Last week I wrote about the ground-breaking Federal Court decision that granted the request from Rogers Media, Bell Media and GroupeTVA to issue an injunction requiring Canadian ISPs to block pirated streaming content from offshore content provider GoldTV. This is the first such “site-blocking” order issued in Canada, although such orders are relatively commonplace in a number of other jurisdictions. The order was unopposed by all respondents in the case, which included all of Canada’s major ISPs, and some smaller ones, with the exception of Teksavvy, a small reseller of ISP access based in southern Ontario. Ten days after the order was issued, Teksavvy filed an appeal.
In its appeal, Teksavvy listed a number of objections to the decision, including the fact that the judge had decided the court had jurisdiction to hear the case under the provisions of the Copyright Act. Teksavvy argued that since Parliament did not include specific reference to site blocking in the most recent (2012) revisions to the Act, the court should not provide a remedy that Parliament had declined to make available. Justice Gleeson rejected this argument, noting that;
“Parliament’s choice not to adopt a site-blocking regime does not equate to Parliament prohibiting this Court from exercising its equitable jurisdiction to issue a site-blocking order”.
Gleeson noted that the Copyright Act provides a rights-holder all injunctive remedies available in law for infringement, including the right to seek relief against a non-party where the non-party (the ISPs) facilitate, even innocently, the harm. He concluded that the broadly stated entitlement to relief in the law was inconsistent with the argument that Parliament’s failure to explicitly legislate site blocking equated to an implicit intent to deny such a remedy in law.
Some countries have indeed passed explicit legislation laying out the conditions under which site blocking can occur, the best example being Australia’s Copyright Amendment (Online Infringement) Bill passed in 2015, whereas others have simply applied existing legislation. This is what has happened in India, for example, a path now being followed in Canada. In Australia, specific legislation was enacted allowing rights-holders to apply to the Australian Federal Court for an injunction compelling ISPs to block offshore websites whose “primary purpose” was to distribute infringing material or facilitate the infringement of copyright. Initially ISPs in Australia opposed the orders, arguing that to implement would be costly and difficult. An agreement was subsequently worked out whereby rights-holders would pay A$50 per domain that was to be blocked, with the blockage to take place within 15 days. ISPs were given flexibility as to how to apply the blockage and were able to do so with no technical difficulty. Since then the orders have become routine and the ISPs no longer even contest them.
The program has been demonstrated to be very effective as a deterrent to users accessing pirated content, but it is not infallible, given human and technical ingenuity. Last year further measures were introduced to make the orders even more effective. Because the operators of offshore pirate sites will resort to frequent name and domain changes, getting a separate court order for each clone domain can be time-consuming and undermines the effectiveness of the measure. The Copyright Amendment (Online Infringement) Bill of 2018 permitted the blocking of mirror and proxy sites without the need to return to court each time, and expanded the definition of an offending site from one whose “primary purpose” was to infringe to include sites whose “primary effect” was infringement, avoiding the dubious argument that a pirate website has a legitimate purpose while putting the blame on users of the service for accessing pirated material. As I wrote a couple of years ago, site blocking works well in Australia (and the UK) so why wouldn’t it have a similar positive effect in protecting rights-holders in Canada?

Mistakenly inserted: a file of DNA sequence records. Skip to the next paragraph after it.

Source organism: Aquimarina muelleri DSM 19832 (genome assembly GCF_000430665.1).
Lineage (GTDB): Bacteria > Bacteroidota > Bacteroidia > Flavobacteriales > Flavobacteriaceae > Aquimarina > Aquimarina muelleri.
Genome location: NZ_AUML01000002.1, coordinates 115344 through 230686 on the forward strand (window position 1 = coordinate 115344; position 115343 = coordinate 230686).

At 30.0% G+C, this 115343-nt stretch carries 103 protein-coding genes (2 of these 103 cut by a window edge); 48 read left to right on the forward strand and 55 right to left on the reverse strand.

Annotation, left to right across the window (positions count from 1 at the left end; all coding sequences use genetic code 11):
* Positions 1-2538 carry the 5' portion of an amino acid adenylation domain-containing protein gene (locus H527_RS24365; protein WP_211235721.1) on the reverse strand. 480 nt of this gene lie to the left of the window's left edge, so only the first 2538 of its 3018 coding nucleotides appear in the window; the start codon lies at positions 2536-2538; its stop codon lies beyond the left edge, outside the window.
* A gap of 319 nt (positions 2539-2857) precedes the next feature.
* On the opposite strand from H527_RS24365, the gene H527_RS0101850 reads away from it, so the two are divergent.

Let’s come back to the Canadian Federal Court decision and Teksavvy’s appeal. In addition to objecting to the court’s jurisdiction under the Copyright Act, Teksavvy has listed a series of other objections including the fact that the Telecommunications and Broadcasting regulator (CRTC) has jurisdiction under Section 36 of the Telecommunications Act, even though when a coalition of rights-holders known as FairPlay Canada petitioned the Commission to establish an administrative agency to review and recommend site blocking orders the CRTC declined and concluded that it had no jurisdiction over copyright infringements. Teksavvy also argues that Mr. Justice Gleeson erred by using a particular judicial precedent from British jurisprudence and finally that the order is inconsistent with the Canadian Charter of Rights and Freedoms, specifically with regard to freedom of expression. This last one is an interesting point because Section 2 (b) of the Charter that guarantees freedom of expression (which itself has some limits) does not guarantee access to information. One would think that limitation would be particularly relevant when it comes to accessing illegal content. But as I have said before in this blog, I am not a lawyer. This will keep the legal profession busy and at the end of the process, we will have greater clarity as to the legality of site blocking in Canada under current law. That’s as it should be.